Week three of the Bandits training camp ended on a positive note with an 11-5 preseason victory over the Saskatchewan Rush inside the Toronto Rock Athletic Ceneter in Oakville, Ontario.
The Bandits roster consisted of a band of veterans, including Dhane Smith, Steve Priolo, Matt Vinc, Josh Byrne, Chris Cloutier, and newcomers Kyle Buchanan and Connor Fields. Also, Nick Weiss, Justin Martin, Bryce Sweeting, and Ethan O’Connor added the depth, which helped the other hopefuls looking for a spot on the roster.
Considering the squad assembled by the Rush, which consisted of only a trio of regulars led by Mark Matthews, who scored three of the five Rush goals, the Bandits needed the fresh opposing faces to run the floor and work on fine-tuning all aspects of their game. And the orange and black looked impressive.
“I was happy overall,” said Bandits head coach John Tavares. “Offensively we got off to a good start but we weren’t shooting the ball very well and then, with time, we started to capitalize on opportunities. Defensively, we looked pretty solid, giving up only five goals, on mostly power plays.”
And what about some of the new faces in camp, which include Tehoka Nanticoke, Kyle Buchanan, Tye Argent, and Connor Fields?
“All of them played very well,” noted Tavares. “Tehoka didn’t get any goals but he hit four posts/crossbars. The ball didn’t go in for him, but that will come in time. I thought Buchanan, very high IQ, got loose balls, got open, set picks, and resets; he is going to add a lot to our team.
“And I think Tye Argent, while he didn’t show much on the score sheet, he worked hard, was great on the loose balls, and he created a lot of energy for us.
“I like how Connor is trying to find where he belongs on the offense. As the game progressed, he found a little niche and got underneath a couple of times, scored some goals, had good shots, and ran back on defense.”
HOW ABOUT THE HOMETOWN KID
Focusing further on Connor Fields, he grew up in East Amherst, played his high school ball at Bishop-Timon St. Jude, had a stellar four-year career at the University of Albany, and even earned a 2020 Rookie of the Year finalist nod with San Diego. For him, coming home to play for the Bandits is a dream come true.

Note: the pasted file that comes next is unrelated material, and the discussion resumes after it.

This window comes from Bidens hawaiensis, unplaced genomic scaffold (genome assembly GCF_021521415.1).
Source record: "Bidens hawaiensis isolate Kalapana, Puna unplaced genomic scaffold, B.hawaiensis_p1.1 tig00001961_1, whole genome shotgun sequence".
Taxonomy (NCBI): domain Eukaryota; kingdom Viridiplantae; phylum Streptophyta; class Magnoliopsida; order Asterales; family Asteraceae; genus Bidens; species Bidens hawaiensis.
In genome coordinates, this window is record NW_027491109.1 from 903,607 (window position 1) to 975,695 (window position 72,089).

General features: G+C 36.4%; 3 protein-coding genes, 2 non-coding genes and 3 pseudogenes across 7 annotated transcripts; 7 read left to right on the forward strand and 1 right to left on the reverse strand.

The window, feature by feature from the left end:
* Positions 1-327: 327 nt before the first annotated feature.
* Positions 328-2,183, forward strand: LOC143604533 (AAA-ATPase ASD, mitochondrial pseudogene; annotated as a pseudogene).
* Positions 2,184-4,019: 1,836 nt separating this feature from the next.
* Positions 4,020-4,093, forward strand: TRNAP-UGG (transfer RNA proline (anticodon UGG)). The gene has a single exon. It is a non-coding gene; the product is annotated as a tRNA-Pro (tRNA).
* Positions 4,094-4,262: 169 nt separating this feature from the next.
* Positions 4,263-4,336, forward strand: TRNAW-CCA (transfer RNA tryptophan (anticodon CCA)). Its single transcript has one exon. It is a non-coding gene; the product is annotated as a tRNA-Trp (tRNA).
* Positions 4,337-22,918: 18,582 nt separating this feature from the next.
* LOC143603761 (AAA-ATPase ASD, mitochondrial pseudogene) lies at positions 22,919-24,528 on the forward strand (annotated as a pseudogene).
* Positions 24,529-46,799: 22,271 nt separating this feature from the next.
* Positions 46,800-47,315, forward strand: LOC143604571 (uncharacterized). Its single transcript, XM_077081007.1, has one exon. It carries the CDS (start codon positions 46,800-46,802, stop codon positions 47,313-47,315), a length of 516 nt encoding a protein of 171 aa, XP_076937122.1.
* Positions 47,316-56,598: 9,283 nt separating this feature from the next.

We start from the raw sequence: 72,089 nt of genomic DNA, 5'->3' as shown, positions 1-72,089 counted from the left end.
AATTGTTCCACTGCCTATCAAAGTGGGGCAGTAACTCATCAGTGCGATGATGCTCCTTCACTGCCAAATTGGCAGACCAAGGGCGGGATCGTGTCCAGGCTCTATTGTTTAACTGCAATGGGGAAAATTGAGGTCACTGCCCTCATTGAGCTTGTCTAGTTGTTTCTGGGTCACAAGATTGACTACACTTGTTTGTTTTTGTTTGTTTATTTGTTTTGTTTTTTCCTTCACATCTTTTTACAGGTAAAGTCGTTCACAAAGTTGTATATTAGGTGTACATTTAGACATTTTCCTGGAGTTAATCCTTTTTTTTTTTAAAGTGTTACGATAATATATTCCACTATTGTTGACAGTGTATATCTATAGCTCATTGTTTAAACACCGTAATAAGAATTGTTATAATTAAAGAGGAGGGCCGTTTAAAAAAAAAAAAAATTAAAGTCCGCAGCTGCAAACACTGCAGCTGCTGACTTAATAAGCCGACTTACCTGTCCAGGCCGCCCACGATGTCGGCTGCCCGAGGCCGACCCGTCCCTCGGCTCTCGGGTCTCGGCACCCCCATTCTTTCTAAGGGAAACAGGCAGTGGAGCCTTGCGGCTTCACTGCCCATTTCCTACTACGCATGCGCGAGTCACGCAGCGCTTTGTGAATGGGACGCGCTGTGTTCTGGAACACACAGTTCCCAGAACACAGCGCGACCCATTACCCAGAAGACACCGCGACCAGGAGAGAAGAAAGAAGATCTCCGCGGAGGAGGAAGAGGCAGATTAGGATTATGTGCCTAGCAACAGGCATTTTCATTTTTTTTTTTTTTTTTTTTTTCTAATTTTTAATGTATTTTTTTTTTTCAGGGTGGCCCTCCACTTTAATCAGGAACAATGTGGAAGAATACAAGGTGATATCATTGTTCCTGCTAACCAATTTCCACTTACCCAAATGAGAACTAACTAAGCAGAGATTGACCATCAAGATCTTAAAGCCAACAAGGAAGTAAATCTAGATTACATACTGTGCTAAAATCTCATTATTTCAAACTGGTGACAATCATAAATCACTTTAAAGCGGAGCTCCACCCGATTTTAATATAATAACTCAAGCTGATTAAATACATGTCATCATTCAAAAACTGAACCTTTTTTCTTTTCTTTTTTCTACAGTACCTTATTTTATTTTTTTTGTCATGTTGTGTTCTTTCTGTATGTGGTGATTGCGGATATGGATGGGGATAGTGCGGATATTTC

“I grew up a fan and went to all the games that I could. It would be so cool to wear the colors and logo on the jersey,” said Fields who the Bandits traded for with San Diego right before the start of the 2021 NLL Entry Draft. “I was a huge fan, and hopefully I’ll bring it full circle.”
Having earned All-American status during his four years playing at the University of Albany, including American East Rookie of the Year and many other accolades, Fields went on to become the second all-time leading scorer for the Great Danes. He was selected in the first round of the 2018 NLL Entry Draft by San Diego and made an immediate impact on his rookie season by scoring 18 goals and 44 points in only 12 games, which was cut short due to the pandemic. The crafty forward was also a member of the NLL’s All-Rookie Team.
And yet, he brings a sense of humility to the Bandits, saying “I’m still trying out. If I make the team, that will be great.” Fields know he’s joining a talented group of offensive players and reverts to his gifted abilities in an effort to blend in.
“It’s already a great offense, I’m just trying fit in any way I can,” said Fields. “I’m really trying to work on moving my feet, on and off the ball, causing some chaos with the defense. That’s my goal, to use my feet to get myself and others open.”
“I think we’re all trying to get back into game shape again, getting our legs under us but also getting used to playing with each other. I think it will be a lot of competing and a lot of fun out there.”
Rest assured, Connor, I think the Bandits will make room for a player of your talents.
SPEAKING OF GAME SHAPE, THERE’S STILL WORK TO BE DONE
Nagging muscle pulls and strains have played havoc with the Bandits training camp roster. And while every player reported in top physical shape, being away from box lacrosse action of sprinting, pivoting, cutting, and moving in awkward positions has forced a larger than normal group to the sidelines.
“Having almost two years off is probably why they are tweaking quads, calves, and hamstrings. I’ve never had so many guys hurt, ever.” said Tavares. “I think what’s happened is they haven’t run (in the form of) sprinting, planting, and change of direction.”
Bandits head athletic trainer Ryan Rajk echoes Tavares’s thoughts.
“I believe we are seeing muscle strains and muscle damage at a higher rate this year due to these athletes not playing professional indoor lacrosse in over 18 months,” said Rajk. “I can’t guarantee this is happening to other teams in the league but I would be very, very shocked if they were not.”
Thankfully these are not season-ending injuries. Time heals wounds, and with only a couple weeks left until the Bandits opener on December 4, here’s hoping it does so quickly.